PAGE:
Suck It Up – Integrity in Government?

SA’s ladies javelin champion Sunette Viljoen (33) who earned a silver medal for SA at this year’s Rio Games, has an expectation of some prize money from the SA Government (aka SASCOC aka South African Sports Confederation and Olympic Committee). It was reported here and here that Silver Medalists can expect R250 000 from SASCOC, to be shared between the athlete and the coach. Yet Sunette seems to be short of R70 000 in prize money, which, if the inferences drawn from tweets by and between South African Minister of Sport, Mbalula Fikile and Sunette (see here) are true, there was a reasonable expectation of a reward of the R70 000 prize money from SASCOC.

The SASCOC’s response, as witnessed by Minister Fikile’s tweet, was that he believed that Sunette had said she did not need the money and therefore would not be paid it.

What sort of response is that? It is the sort of response that even the lowliest government functionary can be expected to deliver in the face of someone demanding that government do their job or pay their debt. Suck it up.

A few personal experiences trying to recover over-payments and over billings indicate these are almost impossible hurdles to overcome. Officials refer one from pillar to post and then back again until one runs out of possibilities.

The point I wish to make here, is that the Ministerial attitude seems to be the same as that of a lowly municipal servant’s attitude. It is an attitude that seem to filter from the top down, indeed, Minister Fikile’s response seems to very much reflect his boss’s attitude to various acts of alleged malfeasance, including but not limited to the Nkandla fiasco. Suck it up.

In the Nkandla matter, eventually the DA was forced to go to the constitutional court to get some respite for the nation, although we suspect it was only a token respite. But where do Sunette and others go for their claims? The last I heard you needed to put up R300 000 before an attorney will go anywhere near a court on your behalf, and some R3 000 000 to approach the constitutional court.

That leaves Sunette and others without those resources, out in the cold, and people like Minister Fikile and his boss and the general functionaries of municipalities and government departments count on it, to protect their own disinterest, incompetence or unwillingness to fulfill their obligations with any integrity.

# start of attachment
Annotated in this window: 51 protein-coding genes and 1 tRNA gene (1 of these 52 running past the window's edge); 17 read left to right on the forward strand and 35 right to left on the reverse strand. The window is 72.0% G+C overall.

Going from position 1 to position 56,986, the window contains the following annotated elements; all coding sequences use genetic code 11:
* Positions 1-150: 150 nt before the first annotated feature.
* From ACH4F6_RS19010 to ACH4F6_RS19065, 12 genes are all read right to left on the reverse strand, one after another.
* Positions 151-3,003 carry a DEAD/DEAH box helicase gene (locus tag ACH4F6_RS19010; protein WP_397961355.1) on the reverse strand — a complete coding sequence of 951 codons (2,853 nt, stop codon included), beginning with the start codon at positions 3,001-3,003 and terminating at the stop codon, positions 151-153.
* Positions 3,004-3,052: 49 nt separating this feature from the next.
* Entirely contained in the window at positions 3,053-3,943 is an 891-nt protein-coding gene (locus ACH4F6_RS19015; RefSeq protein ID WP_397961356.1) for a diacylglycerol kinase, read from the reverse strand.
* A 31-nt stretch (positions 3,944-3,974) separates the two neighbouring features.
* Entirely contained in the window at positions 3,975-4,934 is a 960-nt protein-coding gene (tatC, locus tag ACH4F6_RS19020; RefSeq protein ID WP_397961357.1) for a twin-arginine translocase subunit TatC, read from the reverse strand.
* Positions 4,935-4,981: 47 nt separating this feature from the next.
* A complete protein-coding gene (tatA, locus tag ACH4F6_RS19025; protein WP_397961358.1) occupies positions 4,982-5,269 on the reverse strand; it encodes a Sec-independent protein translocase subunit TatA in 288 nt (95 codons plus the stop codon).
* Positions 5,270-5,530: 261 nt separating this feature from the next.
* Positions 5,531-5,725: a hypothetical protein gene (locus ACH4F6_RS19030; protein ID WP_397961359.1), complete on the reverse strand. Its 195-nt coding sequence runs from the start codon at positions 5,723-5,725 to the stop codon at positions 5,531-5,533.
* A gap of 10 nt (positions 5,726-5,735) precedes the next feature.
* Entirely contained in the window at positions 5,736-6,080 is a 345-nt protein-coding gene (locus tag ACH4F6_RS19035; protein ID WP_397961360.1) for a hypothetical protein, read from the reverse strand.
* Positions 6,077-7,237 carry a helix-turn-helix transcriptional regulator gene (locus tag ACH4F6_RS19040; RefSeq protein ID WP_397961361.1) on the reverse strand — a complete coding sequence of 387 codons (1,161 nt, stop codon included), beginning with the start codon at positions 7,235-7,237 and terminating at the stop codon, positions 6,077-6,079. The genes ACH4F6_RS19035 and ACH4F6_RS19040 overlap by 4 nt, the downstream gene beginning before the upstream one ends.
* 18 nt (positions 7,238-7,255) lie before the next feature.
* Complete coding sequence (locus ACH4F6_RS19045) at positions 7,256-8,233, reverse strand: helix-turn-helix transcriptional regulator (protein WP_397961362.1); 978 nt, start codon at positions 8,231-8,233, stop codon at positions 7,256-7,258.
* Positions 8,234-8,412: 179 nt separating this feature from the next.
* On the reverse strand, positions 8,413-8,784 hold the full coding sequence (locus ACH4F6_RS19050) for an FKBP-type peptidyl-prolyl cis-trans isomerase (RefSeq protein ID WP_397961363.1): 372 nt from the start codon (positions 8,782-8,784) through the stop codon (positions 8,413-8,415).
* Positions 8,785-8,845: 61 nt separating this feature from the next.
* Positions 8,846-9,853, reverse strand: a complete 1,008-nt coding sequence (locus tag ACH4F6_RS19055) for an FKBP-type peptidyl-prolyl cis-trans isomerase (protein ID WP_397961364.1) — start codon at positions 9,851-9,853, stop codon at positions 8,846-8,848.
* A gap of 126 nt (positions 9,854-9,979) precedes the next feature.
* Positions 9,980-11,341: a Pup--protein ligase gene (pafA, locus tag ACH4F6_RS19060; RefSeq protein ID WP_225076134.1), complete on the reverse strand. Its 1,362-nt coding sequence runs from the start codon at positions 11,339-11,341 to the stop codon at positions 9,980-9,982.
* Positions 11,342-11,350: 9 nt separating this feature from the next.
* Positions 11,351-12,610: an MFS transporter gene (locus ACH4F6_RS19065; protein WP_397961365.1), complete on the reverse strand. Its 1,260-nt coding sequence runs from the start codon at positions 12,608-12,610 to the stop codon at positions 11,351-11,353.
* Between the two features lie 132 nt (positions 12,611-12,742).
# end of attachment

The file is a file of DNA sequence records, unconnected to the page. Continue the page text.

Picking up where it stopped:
My last observation on the question of Minister Fikile and Sunette’s exchange, is that the Minister accuses Sunette of arrogance. Anyone reading the interchange will be able to judge for themselves just who is being arrogant and who is being humble.

The purpose of these blogs is to compare DDF ethic and policy with the ANC experience. So here goes.

The above illustrates what you can expect from an ANC led government, pretty much from top to bottom. Under a DDF administration, all of government, from the top to bottom, whether central, municipal or local, will all have to acknowledge that they are firstly public servants who are there to serve the public, not themselves.  They will be expected to serve with integrity and honour, in all exchanges, from repaying state moneys used for personal enrichment (a la Nkandla) to paying out prize money to our champion athletes, to sorting out queries and honouring agreements with their consumers and their suppliers, to providing excellent services.  Under a DDF administration, failure to do so would be a punishable offence.

Suck that up if you will.

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Textbooks should be a given

It is simply astounding that official policy is not that every child has the necessary textbooks needed for their education, today and every day of their school career, but is something else, as revealed here by the Mail & Guardian – viz. that the department of Basic Education only planned to provide every child with a textbook by 2014.

The Direct Democracy Forum believe this is simply untenable, particularly as a promise in this country is just a promise and delivery often falls short.  It is all too easy to promise for the future in order to appease for today.  You are never accountable today for promises for tomorrow.

A DDF administration will never substitute unaccountable promises for the future for accountable acts of the day and are prepared to be held accountable for that committal, particularly when it comes down to children’s education and the resourcing that needs, which is possibly the single most important need for the country’s future. See DDF eduction policies.

The buck stops at the ballot box